Understanding the Different Types of Coatings and Their Uses
There are a number of different types of wood coatings. Each has its own purpose, and may be used independently or in combination with other coatings. Whether you are building a new home, maintaining a log home, or simply refreshing the appearance of your wood siding, deck, or fence knowing which coatings you should use is essential to a successful project. We want you to love the results of your hard work, which is why we have prepared a brief overview of the various wood coatings and their applications!
Stain is a type of solution that is used to permanently alter the coloration of wood. The most basic type of stain consists of two ingredients: vehicle, and pigment and/or dyes. The vehicle is the liquid which makes application of the stain possible. It may be as simple as water or alcohol. Alternatively, it may be a product that is commonly used for finishing such as shellac or varnish. Pigments and dyes are both substances which alter wood's color. Stains that primarily contain pigments are referred to as "solid"; those which mainly consist of dyes are called "transparent."
Stains are used to bind colorants to all kinds of wood surfaces, including decks, furniture, and the interiors and exteriors of log homes. It is important to note that stains are specialized: A product that is designed for interior use will fail to withstand constant exposure to weather.
Unlike stain, which is designed to add color to wood, finish is formulated to safeguard the wood against moisture and other sources of environmental damage. That doesn't mean finish won't enhance wood's aesthetics, however, as many products do deepen or brighten wood's natural luster.
Finishes are divisible into two categories: penetrating and surface. Penetrating finishes include tung, linseed and Danish oils, all of which soak deeply into the wood's surface to protect it from cracking, drying and swelling. True to their name, surface finishes do not penetrate deeply into the underlying wood. Products such as shellac, lacquer, varnish and wax serve only to create a durable protective outer layer.
Wood cleaner is any product designed to remove grime and dirt from wooden surfaces, including log cabin exteriors, decking, flooring, furniture and cabinetry. Various wood cleaning products can contain active ingredients such as sodium hypochlorite (aka bleach), calcium hypochlorite, sodium percarbonate or dipropylene glycol methyl ether.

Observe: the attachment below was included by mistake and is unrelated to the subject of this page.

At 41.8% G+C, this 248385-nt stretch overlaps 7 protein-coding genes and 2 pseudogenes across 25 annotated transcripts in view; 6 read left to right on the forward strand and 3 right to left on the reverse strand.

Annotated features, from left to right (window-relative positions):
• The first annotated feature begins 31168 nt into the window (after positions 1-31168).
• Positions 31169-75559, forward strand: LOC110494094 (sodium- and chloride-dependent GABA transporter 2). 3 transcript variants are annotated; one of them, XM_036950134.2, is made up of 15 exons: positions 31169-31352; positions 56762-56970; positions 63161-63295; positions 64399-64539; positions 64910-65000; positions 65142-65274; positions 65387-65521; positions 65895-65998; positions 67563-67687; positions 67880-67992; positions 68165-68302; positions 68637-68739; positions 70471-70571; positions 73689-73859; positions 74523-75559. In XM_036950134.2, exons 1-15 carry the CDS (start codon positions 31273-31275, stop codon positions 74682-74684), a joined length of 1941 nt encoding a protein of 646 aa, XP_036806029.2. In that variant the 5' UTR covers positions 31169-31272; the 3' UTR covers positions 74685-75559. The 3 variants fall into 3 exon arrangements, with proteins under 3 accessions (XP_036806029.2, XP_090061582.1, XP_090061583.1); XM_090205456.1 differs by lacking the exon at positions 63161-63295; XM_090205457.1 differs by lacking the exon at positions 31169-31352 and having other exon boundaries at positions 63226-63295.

Wood cleaners are often combined with wood brighteners. Wood brightener contains acid that lowers the wood's pH level, which in turn induces pore dilation. Open pores reflect light more effectively, which has the overall effect of lightening the wood's color. Because they are frequently applied simultaneously, a product which combines wood cleaner and brightener halves the amount of time the contractor or property owner must spend on application.
Wood preservative is commonly applied to wooden surfaces that are exposed to the elements, such as decks, siding, log home exteriors and fencing. It contains chemicals which actively deter rot and decay from sources such as mold, fungi and insects. It may also create a barrier against water, oils, salts and acids.
Wood preservatives traditionally contained substances such as chromated arsenicals, creosote and pentachlorophenol (PCP), although these have since been deemed harmful to the environment and have largely been abandoned for residential use. Safer yet still effective alternatives such as alkaline copper quaternary (ACQ), copper azole and copper naphthenate are presently used instead. High-quality wood preservatives can include a silicate solution which promotes deeper permeation of and bonding with the wood.
Borate treatment is also a preservative. Borate boasts excellent water solubility. Alongside its superior insecticidal and fungicidal properties, that makes it an optimal treatment for wood that is at risk of becoming damaged by termites, beetles, carpenter ants and other wood-boring insects. Borate kills the symbiotic microbes that reside within those insects' stomachs. Some insect species instinctually avoid consuming borate-treated wood; others don't, and die soon afterward.
Insecticide, such as Walla Walla Environmental Bug Juice, may be added to any oil- or latex-based paint, stain or sealant in order to provide greater protection against insects. The active ingredient is deltamethrin, which destroys an insect's nervous system if it comes into close contact with (or eats part of) the treated surface's coating. Deltamethrin is significantly less toxic to mammals, which is why the Environmental Protection Agency has approved it for both interior and exterior use.
Lovitt's Coatings specializes in producing high-quality stains, sealers, cleaners, brighteners, preservatives and insecticides for a wide range of architectural applications. If you would like to know anything more about which coatings are best-suited for your goals, then we welcome you to contact us today!